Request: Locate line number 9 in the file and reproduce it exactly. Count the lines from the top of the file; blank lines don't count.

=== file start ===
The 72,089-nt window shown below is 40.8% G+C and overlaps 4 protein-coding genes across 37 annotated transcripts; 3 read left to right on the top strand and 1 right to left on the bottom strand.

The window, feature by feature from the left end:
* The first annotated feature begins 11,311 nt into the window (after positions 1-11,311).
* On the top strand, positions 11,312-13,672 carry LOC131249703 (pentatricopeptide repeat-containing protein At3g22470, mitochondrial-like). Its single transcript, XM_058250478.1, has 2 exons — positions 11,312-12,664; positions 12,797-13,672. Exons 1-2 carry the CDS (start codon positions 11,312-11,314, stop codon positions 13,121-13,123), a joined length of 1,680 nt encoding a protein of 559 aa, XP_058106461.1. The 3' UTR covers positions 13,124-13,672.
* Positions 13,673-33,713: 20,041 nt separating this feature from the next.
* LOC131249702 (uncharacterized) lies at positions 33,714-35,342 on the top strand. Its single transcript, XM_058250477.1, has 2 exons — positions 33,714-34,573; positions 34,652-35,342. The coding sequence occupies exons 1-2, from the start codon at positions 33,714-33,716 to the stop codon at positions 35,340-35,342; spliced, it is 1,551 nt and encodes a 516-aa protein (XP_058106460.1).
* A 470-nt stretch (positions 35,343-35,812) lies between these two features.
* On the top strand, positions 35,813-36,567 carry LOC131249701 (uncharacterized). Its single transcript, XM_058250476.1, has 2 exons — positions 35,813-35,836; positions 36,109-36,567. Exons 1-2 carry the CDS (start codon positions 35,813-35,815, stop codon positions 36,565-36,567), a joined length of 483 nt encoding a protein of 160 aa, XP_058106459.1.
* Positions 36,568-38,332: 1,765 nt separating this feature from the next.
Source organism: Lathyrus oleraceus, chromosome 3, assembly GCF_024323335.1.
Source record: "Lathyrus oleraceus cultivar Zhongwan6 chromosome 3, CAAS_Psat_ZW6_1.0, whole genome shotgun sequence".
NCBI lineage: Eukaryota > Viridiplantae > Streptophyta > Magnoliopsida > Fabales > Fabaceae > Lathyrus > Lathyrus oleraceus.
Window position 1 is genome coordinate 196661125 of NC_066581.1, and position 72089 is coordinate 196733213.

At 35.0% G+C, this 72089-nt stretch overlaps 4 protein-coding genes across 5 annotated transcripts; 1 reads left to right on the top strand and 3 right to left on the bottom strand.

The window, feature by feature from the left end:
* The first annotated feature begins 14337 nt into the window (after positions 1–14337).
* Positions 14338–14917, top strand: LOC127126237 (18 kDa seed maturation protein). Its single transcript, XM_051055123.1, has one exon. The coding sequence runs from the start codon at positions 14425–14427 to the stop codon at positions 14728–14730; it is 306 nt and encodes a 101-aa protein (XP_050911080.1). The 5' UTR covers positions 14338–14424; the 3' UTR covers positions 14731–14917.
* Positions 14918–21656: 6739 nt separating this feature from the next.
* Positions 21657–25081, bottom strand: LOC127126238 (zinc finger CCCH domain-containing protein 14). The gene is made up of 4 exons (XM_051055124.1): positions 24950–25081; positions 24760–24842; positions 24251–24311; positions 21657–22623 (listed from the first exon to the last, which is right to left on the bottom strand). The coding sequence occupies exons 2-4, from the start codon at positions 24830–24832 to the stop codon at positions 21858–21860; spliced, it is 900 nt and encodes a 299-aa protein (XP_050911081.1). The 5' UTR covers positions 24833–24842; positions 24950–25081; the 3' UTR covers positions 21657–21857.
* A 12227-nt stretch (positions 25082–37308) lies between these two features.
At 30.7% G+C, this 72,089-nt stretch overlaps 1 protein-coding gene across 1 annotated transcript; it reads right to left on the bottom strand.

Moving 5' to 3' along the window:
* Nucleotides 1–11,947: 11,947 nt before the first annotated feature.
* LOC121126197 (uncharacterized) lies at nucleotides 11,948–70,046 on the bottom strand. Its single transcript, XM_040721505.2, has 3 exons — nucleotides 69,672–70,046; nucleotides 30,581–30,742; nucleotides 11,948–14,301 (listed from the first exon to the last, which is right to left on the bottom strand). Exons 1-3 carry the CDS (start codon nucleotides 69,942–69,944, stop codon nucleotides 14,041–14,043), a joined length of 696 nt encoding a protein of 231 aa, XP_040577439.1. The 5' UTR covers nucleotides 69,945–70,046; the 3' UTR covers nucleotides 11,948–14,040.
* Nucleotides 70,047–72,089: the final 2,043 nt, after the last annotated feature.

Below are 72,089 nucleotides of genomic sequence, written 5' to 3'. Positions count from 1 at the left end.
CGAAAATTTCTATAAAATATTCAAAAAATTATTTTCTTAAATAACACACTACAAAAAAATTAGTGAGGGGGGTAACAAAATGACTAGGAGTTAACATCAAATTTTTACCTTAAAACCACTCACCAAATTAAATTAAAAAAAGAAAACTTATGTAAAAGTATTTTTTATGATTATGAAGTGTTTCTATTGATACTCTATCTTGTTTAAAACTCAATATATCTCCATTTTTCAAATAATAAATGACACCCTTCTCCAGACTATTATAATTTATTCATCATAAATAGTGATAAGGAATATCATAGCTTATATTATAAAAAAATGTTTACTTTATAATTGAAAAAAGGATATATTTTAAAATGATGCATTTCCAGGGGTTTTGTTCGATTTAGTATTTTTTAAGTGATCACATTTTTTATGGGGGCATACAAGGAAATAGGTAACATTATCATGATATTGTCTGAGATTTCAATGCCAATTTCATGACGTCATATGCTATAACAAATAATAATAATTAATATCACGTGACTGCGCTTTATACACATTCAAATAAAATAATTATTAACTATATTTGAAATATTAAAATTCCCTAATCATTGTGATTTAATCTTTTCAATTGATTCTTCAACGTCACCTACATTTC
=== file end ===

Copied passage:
* Positions 36,568-38,332: 1,765 nt separating this feature from the next.